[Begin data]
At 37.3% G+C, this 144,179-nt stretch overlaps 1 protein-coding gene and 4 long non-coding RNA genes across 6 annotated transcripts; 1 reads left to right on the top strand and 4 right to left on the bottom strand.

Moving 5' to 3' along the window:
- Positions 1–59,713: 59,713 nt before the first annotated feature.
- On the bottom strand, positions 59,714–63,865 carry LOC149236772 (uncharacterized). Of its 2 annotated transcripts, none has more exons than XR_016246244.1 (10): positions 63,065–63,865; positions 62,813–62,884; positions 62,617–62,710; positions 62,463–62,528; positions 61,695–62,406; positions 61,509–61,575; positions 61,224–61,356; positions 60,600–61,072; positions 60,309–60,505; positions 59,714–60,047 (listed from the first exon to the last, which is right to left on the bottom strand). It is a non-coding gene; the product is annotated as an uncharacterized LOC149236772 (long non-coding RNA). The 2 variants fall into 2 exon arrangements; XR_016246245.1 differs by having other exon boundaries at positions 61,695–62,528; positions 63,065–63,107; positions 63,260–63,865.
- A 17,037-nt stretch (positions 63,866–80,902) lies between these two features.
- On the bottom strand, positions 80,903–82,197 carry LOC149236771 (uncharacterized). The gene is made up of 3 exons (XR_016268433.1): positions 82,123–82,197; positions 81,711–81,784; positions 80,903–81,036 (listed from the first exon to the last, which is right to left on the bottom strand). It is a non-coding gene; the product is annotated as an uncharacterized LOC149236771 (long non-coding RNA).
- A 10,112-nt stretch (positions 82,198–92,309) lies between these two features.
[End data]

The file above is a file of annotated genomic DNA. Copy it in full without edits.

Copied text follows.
At 37.3% G+C, this 144,179-nt stretch overlaps 1 protein-coding gene and 4 long non-coding RNA genes across 6 annotated transcripts; 1 reads left to right on the top strand and 4 right to left on the bottom strand.

Moving 5' to 3' along the window:
- Positions 1–59,713: 59,713 nt before the first annotated feature.
- On the bottom strand, positions 59,714–63,865 carry LOC149236772 (uncharacterized). Of its 2 annotated transcripts, none has more exons than XR_016246244.1 (10): positions 63,065–63,865; positions 62,813–62,884; positions 62,617–62,710; positions 62,463–62,528; positions 61,695–62,406; positions 61,509–61,575; positions 61,224–61,356; positions 60,600–61,072; positions 60,309–60,505; positions 59,714–60,047 (listed from the first exon to the last, which is right to left on the bottom strand). It is a non-coding gene; the product is annotated as an uncharacterized LOC149236772 (long non-coding RNA). The 2 variants fall into 2 exon arrangements; XR_016246245.1 differs by having other exon boundaries at positions 61,695–62,528; positions 63,065–63,107; positions 63,260–63,865.
- A 17,037-nt stretch (positions 63,866–80,902) lies between these two features.
- On the bottom strand, positions 80,903–82,197 carry LOC149236771 (uncharacterized). The gene is made up of 3 exons (XR_016268433.1): positions 82,123–82,197; positions 81,711–81,784; positions 80,903–81,036 (listed from the first exon to the last, which is right to left on the bottom strand). It is a non-coding gene; the product is annotated as an uncharacterized LOC149236771 (long non-coding RNA).
- A 10,112-nt stretch (positions 82,198–92,309) lies between these two features.